An alliance is needed to coordinate supplies, and may benefit the countries’ energy exports, officials say.
Russia is discussing the creation of a “gas union” with Kazakhstan and Uzbekistan, allowing the three countries to coordinate their supplies and make gas flows more efficient, Kremlin spokesman Dmitry Peskov said on Tuesday.
The plan was first announced earlier this week by Kazakh President Kassym-Jomart Tokayev, who said the initiative came from his Russian counterpart, Vladimir Putin.
Peskov confirmed this, saying the scheme envisages greater coordination between the three countries, along with the developments of gas consumption and transportation infrastructure for their domestic markets.
“What President Putin has in mind is setting up a coordination mechanism at the first stage. Maybe – this is still to be discussed – with some kind of legal entity for facilitating cooperation between the three countries,” Peskov said.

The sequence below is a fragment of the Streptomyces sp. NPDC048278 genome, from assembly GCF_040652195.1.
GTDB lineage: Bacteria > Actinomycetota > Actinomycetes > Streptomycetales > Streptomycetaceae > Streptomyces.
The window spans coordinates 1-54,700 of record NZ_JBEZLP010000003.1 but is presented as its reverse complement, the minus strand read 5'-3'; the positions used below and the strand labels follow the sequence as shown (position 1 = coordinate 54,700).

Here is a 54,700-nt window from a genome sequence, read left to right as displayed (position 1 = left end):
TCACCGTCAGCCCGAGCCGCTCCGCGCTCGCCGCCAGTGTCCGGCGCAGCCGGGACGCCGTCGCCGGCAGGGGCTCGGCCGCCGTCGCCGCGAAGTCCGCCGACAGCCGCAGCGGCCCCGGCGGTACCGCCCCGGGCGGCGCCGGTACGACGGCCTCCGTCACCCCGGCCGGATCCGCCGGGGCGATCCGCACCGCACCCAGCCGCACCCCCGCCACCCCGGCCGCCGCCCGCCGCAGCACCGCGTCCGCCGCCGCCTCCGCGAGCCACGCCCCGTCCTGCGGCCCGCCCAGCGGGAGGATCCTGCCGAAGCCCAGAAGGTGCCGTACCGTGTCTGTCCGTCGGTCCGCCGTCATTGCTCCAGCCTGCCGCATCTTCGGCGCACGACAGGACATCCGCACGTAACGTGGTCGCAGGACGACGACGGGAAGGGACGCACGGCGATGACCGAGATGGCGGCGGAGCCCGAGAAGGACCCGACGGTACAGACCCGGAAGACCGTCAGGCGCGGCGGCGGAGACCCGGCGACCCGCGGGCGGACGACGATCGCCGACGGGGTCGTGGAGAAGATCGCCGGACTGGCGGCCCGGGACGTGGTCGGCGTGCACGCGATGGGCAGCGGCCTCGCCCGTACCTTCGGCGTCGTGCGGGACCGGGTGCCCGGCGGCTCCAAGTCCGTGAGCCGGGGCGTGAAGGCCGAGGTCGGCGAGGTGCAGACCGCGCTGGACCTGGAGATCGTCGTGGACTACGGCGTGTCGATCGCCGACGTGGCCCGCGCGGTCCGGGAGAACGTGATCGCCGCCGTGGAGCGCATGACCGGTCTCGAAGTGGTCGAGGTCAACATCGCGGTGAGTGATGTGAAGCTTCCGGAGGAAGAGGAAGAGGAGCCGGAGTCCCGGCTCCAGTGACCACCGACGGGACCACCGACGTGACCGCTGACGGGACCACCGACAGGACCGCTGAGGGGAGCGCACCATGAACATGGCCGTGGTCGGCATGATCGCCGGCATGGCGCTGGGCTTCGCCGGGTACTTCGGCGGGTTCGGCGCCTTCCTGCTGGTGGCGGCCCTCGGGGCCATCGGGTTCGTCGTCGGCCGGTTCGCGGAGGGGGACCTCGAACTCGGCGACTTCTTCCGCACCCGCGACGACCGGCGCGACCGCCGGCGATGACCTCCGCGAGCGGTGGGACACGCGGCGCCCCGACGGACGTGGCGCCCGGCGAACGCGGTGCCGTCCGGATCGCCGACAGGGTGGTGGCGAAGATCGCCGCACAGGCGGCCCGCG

The official pointed out that both Kazakhstan and Uzbekistan have rapidly developing economies, with a growing domestic demand for gas. Also, all three nations sell their gas on foreign markets and may benefit from “some synchronization,” he explained.
Russian Deputy Prime Minister Aleksandr Novak also commented on the project, saying it has great potential, including with regard to gas exports outside the proposed union.
“Russia, Kazakhstan and Uzbekistan have effectively had a single gas transportation system ever since the Soviet times. We have great potential for mutual cooperation with regard to the supply of gas, its processing… and exports to other destinations,” Novak told reporters, adding that China may become one of these destinations.
The three countries are connected by the Central Asia – Center gas pipeline system, a Gazprom-controlled network of natural gas routes, which run from Turkmenistan via Uzbekistan and Kazakhstan to Russia. A separate pipeline, Central Asia – China, crosses both Uzbekistan and Kazakhstan on its way from Turkmenistan to China.